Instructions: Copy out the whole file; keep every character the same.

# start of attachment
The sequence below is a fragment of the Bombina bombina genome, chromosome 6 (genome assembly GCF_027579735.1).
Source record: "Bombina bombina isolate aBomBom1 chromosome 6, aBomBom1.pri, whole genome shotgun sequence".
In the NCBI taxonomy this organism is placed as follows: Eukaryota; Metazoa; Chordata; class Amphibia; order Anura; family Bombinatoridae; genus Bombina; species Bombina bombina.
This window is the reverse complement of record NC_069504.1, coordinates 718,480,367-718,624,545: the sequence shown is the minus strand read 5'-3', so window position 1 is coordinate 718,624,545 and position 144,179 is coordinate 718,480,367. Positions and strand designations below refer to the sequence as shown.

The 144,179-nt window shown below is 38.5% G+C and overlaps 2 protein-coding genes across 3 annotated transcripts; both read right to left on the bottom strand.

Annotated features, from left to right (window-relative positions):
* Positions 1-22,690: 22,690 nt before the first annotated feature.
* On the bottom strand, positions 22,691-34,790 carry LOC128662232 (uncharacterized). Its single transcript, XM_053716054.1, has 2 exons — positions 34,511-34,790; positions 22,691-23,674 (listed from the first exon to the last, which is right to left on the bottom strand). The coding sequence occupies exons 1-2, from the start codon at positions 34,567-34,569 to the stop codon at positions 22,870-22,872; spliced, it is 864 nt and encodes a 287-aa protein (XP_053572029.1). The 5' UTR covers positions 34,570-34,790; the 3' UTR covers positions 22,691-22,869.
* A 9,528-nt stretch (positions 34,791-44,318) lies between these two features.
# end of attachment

The sequence below is a fragment of the Bombina bombina genome, chromosome 6 (genome assembly GCF_027579735.1).
Source record: "Bombina bombina isolate aBomBom1 chromosome 6, aBomBom1.pri, whole genome shotgun sequence".
In the NCBI taxonomy this organism is placed as follows: Eukaryota; Metazoa; Chordata; class Amphibia; order Anura; family Bombinatoridae; genus Bombina; species Bombina bombina.
This window is the reverse complement of record NC_069504.1, coordinates 718,480,367-718,624,545: the sequence shown is the minus strand read 5'-3', so window position 1 is coordinate 718,624,545 and position 144,179 is coordinate 718,480,367. Positions and strand designations below refer to the sequence as shown.

The 144,179-nt window shown below is 38.5% G+C and overlaps 2 protein-coding genes across 3 annotated transcripts; both read right to left on the bottom strand.

Annotated features, from left to right (window-relative positions):
* Positions 1-22,690: 22,690 nt before the first annotated feature.
* On the bottom strand, positions 22,691-34,790 carry LOC128662232 (uncharacterized). Its single transcript, XM_053716054.1, has 2 exons — positions 34,511-34,790; positions 22,691-23,674 (listed from the first exon to the last, which is right to left on the bottom strand). The coding sequence occupies exons 1-2, from the start codon at positions 34,567-34,569 to the stop codon at positions 22,870-22,872; spliced, it is 864 nt and encodes a 287-aa protein (XP_053572029.1). The 5' UTR covers positions 34,570-34,790; the 3' UTR covers positions 22,691-22,869.
* A 9,528-nt stretch (positions 34,791-44,318) lies between these two features.